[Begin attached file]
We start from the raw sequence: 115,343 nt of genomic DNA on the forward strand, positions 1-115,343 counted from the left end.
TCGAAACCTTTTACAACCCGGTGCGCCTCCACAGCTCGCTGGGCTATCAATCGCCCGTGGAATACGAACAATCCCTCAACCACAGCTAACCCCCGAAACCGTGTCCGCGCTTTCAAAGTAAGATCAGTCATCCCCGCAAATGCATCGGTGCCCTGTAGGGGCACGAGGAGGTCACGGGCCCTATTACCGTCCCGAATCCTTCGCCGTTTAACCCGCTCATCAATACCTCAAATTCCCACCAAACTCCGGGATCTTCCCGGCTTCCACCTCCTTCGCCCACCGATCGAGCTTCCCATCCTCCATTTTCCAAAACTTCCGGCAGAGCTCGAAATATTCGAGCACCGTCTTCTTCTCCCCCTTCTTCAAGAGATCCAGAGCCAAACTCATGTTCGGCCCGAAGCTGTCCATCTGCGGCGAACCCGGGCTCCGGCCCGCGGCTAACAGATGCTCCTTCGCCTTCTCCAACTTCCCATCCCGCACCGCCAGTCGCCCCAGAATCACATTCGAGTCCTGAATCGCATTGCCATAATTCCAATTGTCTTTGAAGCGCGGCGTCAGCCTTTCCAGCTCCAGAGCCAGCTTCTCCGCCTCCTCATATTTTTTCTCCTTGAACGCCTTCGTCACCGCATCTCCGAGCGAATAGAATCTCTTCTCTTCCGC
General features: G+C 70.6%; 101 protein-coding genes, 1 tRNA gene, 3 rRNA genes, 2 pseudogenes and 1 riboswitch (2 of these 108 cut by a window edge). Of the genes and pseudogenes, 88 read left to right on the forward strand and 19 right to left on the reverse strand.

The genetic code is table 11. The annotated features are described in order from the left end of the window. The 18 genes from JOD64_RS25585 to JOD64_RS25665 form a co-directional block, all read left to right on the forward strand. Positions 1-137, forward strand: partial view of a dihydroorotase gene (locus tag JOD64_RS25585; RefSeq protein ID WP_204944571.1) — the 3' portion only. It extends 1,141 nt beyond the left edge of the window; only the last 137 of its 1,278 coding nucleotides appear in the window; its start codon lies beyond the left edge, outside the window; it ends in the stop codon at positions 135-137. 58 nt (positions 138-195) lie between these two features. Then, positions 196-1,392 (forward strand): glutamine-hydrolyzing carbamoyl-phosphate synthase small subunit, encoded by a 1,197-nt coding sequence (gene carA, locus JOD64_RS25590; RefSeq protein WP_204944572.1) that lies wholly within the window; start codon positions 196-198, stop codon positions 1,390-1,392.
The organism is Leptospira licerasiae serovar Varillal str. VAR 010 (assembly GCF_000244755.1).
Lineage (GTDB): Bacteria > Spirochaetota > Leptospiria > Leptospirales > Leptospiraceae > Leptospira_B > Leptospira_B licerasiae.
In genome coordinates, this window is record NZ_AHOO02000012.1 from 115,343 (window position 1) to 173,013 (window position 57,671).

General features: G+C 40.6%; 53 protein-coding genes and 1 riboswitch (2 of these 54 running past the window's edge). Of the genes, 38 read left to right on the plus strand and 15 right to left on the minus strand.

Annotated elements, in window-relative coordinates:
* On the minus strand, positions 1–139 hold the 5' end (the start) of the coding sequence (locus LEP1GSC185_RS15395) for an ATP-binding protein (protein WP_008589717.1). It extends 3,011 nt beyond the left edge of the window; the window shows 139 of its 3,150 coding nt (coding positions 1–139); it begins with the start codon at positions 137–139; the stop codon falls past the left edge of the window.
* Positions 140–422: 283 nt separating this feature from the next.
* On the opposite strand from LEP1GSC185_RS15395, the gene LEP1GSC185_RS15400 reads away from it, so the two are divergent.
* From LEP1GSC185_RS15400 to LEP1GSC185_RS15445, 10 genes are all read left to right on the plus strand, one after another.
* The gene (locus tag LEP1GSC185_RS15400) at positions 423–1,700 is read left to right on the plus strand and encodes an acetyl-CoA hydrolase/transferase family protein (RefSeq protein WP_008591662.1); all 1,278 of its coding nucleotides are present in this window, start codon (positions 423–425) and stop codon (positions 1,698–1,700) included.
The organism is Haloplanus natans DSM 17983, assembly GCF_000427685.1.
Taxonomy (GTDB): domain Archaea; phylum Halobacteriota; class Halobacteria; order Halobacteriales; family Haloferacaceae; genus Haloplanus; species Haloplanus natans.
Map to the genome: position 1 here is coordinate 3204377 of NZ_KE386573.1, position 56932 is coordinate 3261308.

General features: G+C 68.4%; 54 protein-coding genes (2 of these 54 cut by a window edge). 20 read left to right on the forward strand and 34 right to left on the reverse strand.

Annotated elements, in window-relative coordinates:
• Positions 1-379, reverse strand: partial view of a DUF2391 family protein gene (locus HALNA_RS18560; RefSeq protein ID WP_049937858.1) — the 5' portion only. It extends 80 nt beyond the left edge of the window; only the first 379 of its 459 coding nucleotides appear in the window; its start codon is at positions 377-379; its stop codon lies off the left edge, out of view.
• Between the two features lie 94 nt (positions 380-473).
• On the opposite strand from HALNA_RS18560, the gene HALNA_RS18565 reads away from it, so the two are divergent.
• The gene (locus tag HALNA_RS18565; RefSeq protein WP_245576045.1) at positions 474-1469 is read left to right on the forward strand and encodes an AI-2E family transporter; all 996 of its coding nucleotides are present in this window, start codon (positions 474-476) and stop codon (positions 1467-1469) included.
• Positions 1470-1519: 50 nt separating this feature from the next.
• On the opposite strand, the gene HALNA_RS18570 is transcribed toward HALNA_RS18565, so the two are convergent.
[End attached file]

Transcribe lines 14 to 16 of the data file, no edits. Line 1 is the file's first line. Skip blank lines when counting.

* The gene (locus tag LEP1GSC185_RS15400) at positions 423–1,700 is read left to right on the plus strand and encodes an acetyl-CoA hydrolase/transferase family protein (RefSeq protein WP_008591662.1); all 1,278 of its coding nucleotides are present in this window, start codon (positions 423–425) and stop codon (positions 1,698–1,700) included.
The organism is Haloplanus natans DSM 17983, assembly GCF_000427685.1.
Taxonomy (GTDB): domain Archaea; phylum Halobacteriota; class Halobacteria; order Halobacteriales; family Haloferacaceae; genus Haloplanus; species Haloplanus natans.